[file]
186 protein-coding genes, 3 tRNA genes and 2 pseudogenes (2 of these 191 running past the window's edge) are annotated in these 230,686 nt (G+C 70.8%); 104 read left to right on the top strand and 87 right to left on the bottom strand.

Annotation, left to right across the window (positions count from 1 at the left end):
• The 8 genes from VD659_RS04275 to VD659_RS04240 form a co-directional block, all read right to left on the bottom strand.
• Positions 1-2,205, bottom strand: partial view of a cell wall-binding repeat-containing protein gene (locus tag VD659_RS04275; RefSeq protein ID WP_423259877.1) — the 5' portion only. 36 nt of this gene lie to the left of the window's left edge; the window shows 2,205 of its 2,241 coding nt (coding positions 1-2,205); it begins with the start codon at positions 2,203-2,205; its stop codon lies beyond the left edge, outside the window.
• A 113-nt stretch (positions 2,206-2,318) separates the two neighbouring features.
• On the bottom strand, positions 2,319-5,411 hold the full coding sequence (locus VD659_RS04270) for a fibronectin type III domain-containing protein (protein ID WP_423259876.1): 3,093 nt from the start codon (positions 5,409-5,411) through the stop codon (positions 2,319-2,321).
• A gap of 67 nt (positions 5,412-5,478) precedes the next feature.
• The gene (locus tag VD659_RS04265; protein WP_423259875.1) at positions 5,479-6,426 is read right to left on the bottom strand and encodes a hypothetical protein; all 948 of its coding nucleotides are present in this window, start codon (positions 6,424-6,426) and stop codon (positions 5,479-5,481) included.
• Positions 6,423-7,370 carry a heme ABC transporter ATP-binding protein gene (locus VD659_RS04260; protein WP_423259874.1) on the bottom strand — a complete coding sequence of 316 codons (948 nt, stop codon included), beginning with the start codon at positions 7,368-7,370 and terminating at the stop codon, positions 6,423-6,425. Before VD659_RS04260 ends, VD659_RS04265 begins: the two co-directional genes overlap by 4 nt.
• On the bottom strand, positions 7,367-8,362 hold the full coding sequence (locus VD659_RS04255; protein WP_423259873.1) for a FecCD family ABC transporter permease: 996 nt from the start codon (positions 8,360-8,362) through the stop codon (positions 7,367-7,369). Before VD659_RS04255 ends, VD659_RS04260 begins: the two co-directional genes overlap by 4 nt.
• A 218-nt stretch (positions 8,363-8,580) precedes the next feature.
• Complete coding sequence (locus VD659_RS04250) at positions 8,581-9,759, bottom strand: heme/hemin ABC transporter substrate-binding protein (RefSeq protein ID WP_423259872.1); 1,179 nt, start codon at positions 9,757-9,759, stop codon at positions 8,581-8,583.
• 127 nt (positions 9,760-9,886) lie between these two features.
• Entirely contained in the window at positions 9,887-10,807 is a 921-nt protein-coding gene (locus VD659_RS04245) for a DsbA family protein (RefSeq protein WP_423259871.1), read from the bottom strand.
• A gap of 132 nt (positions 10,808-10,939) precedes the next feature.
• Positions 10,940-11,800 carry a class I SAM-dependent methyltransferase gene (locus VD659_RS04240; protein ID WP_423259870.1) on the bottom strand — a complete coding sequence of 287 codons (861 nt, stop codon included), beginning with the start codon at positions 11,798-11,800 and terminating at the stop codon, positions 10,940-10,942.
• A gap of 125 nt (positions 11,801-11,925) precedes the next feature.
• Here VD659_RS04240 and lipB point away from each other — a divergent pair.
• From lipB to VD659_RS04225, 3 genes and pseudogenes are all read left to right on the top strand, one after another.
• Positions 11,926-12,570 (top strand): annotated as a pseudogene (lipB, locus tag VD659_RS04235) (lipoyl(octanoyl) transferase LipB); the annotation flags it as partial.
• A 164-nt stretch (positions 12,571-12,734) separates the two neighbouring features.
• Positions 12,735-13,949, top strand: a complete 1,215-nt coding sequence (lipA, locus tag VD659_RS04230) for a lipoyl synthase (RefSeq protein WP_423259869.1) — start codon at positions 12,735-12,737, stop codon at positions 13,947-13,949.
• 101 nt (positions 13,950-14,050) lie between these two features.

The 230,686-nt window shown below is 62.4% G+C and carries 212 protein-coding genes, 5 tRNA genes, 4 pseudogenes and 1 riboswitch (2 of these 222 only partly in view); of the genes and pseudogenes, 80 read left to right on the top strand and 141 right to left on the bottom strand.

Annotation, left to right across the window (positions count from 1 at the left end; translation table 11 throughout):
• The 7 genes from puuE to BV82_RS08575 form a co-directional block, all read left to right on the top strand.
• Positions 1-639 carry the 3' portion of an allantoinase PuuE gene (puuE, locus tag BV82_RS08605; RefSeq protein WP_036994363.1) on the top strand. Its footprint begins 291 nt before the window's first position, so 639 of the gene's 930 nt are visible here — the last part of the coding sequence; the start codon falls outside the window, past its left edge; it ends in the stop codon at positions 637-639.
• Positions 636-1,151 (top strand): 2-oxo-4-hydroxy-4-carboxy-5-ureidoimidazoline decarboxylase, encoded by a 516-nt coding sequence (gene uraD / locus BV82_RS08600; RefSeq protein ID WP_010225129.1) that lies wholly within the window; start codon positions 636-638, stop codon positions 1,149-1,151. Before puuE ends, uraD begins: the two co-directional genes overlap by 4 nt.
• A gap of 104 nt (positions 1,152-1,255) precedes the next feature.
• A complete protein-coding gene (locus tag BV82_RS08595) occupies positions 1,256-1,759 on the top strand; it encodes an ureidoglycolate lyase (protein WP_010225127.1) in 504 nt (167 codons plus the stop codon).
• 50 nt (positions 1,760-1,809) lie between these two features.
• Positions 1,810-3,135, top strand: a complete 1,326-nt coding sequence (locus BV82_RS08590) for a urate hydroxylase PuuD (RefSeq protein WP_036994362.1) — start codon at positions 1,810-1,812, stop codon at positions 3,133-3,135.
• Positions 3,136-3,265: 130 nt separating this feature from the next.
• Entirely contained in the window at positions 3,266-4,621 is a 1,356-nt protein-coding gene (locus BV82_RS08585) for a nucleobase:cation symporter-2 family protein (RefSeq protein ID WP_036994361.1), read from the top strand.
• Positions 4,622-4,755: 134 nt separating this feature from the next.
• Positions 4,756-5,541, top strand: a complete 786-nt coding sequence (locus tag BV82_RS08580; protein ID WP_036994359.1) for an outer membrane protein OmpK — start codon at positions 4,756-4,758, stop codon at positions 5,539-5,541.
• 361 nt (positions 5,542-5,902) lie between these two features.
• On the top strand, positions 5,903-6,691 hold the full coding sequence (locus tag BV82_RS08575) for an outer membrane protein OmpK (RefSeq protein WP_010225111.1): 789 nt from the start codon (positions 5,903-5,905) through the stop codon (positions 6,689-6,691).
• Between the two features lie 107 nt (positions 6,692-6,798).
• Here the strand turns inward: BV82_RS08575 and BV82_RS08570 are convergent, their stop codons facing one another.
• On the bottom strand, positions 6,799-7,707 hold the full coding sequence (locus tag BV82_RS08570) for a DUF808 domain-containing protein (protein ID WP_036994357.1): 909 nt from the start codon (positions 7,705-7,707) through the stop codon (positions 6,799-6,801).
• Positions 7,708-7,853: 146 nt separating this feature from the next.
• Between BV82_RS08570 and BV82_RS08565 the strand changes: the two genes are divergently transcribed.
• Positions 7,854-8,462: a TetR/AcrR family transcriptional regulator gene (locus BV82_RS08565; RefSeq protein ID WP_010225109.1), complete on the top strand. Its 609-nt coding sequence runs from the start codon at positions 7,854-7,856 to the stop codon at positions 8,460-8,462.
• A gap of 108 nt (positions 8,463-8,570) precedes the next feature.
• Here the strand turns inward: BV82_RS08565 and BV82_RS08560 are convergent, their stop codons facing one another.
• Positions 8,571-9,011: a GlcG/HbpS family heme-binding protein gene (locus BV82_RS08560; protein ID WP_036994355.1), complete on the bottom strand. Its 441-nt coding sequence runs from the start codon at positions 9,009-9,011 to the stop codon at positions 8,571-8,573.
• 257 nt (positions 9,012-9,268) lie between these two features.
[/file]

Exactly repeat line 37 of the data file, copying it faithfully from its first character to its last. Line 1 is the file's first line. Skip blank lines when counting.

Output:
• 361 nt (positions 5,542-5,902) lie between these two features.